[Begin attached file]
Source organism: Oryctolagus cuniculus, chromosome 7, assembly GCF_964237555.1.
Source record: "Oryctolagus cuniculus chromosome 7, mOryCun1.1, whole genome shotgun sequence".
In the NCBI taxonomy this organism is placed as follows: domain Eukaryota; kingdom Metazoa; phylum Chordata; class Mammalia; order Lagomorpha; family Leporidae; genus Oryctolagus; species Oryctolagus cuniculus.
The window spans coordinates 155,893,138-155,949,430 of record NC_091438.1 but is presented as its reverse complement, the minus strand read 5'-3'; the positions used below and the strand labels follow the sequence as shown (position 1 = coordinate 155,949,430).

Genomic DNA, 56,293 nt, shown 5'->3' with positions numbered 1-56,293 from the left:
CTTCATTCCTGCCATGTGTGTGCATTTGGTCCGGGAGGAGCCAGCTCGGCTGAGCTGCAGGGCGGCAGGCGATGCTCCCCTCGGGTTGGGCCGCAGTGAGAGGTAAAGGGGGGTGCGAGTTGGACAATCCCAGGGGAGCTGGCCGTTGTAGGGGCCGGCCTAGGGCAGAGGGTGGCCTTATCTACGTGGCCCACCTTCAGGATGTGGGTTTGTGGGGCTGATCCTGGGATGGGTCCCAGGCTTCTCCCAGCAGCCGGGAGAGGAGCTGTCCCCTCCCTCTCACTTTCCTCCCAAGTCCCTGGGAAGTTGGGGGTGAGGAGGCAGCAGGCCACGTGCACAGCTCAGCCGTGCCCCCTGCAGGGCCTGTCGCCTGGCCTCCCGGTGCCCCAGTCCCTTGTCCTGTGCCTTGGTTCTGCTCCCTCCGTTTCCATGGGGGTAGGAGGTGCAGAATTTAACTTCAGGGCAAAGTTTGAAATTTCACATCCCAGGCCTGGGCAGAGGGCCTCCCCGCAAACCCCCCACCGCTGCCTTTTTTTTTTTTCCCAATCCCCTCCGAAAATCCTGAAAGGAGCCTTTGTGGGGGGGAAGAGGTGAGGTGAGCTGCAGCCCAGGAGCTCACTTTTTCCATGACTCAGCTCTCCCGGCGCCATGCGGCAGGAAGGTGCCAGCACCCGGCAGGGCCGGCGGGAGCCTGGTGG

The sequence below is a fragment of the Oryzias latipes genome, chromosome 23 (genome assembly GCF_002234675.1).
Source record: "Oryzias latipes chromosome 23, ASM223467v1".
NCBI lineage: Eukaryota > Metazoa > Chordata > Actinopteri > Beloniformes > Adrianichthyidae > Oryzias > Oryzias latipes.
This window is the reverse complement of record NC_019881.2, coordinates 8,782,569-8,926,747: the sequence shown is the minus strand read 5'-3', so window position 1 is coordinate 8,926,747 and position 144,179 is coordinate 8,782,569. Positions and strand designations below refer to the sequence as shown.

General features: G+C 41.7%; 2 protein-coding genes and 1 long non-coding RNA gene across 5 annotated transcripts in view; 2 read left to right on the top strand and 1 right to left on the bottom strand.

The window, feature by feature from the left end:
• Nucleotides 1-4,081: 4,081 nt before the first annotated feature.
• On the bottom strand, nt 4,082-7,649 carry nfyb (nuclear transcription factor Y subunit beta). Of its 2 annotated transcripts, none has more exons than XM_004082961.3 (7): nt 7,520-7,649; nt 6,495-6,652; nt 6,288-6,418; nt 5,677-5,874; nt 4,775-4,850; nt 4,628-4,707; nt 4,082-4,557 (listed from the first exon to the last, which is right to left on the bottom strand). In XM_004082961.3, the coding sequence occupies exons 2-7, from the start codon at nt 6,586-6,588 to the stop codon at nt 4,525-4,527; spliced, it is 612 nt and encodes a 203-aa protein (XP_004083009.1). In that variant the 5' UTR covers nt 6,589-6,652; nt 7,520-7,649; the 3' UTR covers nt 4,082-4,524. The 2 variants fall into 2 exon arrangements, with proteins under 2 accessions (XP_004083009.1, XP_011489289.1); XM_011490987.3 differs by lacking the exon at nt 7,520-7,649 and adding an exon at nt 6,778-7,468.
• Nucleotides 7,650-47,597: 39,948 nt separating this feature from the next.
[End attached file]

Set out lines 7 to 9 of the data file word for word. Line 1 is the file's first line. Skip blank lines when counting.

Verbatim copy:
The sequence below is a fragment of the Oryzias latipes genome, chromosome 23 (genome assembly GCF_002234675.1).
Source record: "Oryzias latipes chromosome 23, ASM223467v1".
NCBI lineage: Eukaryota > Metazoa > Chordata > Actinopteri > Beloniformes > Adrianichthyidae > Oryzias > Oryzias latipes.